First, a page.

Gradually, in recent times, indeed, with growing frequency, gaps in the one-make histories are being filled in. Nevertheless, some serious omissions remain. For instance, we have had a history of the Renault brothers, but nothing comprehensive about Renault cars. Voisin has published his informative autobiographies, covering his automobile and aeronautical creations, but these have not seen a complete translation into English, and so far the long-promised biography of André Citroën has eluded us.
But now an excellent commentary on the Citroën car has been issued by the company’s Publicity Department in Paris, which throws much light on a complex range of models from a manufacturer who has always been something of an enigma, so far as matters emanating from within the factories are concerned. It is right and proper that the pre-war Citroëns should be written-up, because, if they were never particularly significant cars technically, they were exceedingly popular numerically and thus, like the Bull Nose Morrises, which have such an excellent volume all to themselves, and the Austins, of which Wyatt has already comprehensively documented the Seven and whose Complete History of Longbridge is eagerly awaited, they fully deserve to go on record.
This big volume from the Citroën publicity archives covers the models of 1919 to 1939, so we have to forego the pleasure of reading about how the great post-war models from 2 c.v. to DS were evolved and developed.
The models the book does deal with, however, are well covered, with long specifications of each and very interesting, if brief, historical introductions. The first part of “Citroën-1919-1939” is devoted to 29 large colour side-views of well-known models, part art-work, part diagrammatic, certainly very artistic, on the lines of the well-known Hugh Evelyn colour-plates.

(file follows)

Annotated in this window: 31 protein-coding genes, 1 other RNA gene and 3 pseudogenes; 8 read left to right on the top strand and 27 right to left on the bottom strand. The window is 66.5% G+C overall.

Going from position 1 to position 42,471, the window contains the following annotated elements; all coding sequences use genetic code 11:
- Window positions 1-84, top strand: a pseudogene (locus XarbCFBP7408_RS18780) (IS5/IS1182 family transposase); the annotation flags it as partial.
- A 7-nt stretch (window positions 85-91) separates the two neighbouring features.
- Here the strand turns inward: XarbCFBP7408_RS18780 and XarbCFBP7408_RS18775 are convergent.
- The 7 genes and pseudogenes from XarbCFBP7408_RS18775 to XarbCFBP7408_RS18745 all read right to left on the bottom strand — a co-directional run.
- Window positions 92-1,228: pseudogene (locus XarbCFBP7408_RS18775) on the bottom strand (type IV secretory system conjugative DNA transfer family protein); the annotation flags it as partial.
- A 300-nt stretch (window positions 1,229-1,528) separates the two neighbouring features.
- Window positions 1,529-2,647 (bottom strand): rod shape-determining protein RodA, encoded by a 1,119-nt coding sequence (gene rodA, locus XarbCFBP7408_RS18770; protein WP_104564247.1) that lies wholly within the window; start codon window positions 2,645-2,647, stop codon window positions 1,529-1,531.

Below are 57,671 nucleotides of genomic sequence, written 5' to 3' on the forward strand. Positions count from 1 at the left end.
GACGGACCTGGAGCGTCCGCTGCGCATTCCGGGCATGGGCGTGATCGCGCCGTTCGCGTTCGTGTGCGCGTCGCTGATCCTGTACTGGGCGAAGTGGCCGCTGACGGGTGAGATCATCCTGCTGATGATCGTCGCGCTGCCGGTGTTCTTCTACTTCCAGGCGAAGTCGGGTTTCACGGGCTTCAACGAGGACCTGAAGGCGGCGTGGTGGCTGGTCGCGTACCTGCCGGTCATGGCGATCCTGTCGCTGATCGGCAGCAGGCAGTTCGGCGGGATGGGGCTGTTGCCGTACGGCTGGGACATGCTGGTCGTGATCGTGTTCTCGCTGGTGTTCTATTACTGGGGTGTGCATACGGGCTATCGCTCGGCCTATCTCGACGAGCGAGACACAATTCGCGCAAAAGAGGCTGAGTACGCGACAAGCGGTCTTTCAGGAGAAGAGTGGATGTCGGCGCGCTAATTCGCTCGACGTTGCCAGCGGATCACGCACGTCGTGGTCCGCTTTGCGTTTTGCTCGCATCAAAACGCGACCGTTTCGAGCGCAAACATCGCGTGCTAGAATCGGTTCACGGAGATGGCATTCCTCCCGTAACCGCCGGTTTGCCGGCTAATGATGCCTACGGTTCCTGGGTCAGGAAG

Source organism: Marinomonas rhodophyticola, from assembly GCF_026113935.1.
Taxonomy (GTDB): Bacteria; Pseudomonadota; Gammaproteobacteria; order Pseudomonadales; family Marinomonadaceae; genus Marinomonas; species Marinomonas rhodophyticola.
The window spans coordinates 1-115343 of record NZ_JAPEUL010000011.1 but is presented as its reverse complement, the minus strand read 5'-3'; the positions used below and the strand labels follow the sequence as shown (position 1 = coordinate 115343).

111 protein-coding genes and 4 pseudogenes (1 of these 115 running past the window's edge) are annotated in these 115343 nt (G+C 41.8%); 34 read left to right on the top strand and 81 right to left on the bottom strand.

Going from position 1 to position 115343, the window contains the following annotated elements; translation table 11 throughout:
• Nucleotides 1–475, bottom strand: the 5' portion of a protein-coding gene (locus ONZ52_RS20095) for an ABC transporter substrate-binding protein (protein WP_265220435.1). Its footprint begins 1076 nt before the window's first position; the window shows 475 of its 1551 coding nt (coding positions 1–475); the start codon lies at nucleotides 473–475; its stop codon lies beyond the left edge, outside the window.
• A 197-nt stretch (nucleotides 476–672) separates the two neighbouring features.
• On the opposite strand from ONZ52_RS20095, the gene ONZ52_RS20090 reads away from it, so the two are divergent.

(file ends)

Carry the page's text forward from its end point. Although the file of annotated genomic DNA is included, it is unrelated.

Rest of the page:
These plates range from the 1919 type A 10 h.p. tourer to the 1924 and 1931 “half-tracks”, and include the record-breaking 1933 “Petite Rosalie”, the 1922 B2 Caddy Sport—for those who forger that even Citroën once made a sporting model—and a 1927 B14 taxi. That chosen for the dust-jacket is a picture of the lemon-yellow 1922 Type C 5 h.p.
Some interesting and hitherto little-known facts emerge from the text, although, as is to be expected of publicity literature, all models are described in glowing terms. We are reminded in the Introduction that claimed Citroën “firsts” include “all-steel body (1926), vacuum-servo brakes (1926), six-cylinder, four-bearing engine (1928), rubber-block engine mountings, low-pressure tyres, synchromesh gearboxes, choke-fitted carburetters, hydraulic shock-absorbers with thermostatic correction, box-frame chassis with hollow members, monocoque body construction (1932), i.f.s, by torsion bars (1933), rocker-operated o.h, valves and removable wet-sleeve cylinder liners, monocoque body and chassis construction, f.w.d., f.w. hydraulic brakes (1934), rack-and-pinion steering, inertia dampers and longitudinally interconnected suspension (1948), hydropneumatic suspension (1953), auxiliary centrifugal clutch (1954), disc brakes, mass adoption of hydraulic controls, etc.” I am not taking sides, and historians will probably raise a protesting pen here and there. But Citroën have built some very advanced and successful cars, and still do, and, of course, Rolls-Royce are pleased to use their power hydraulic braking.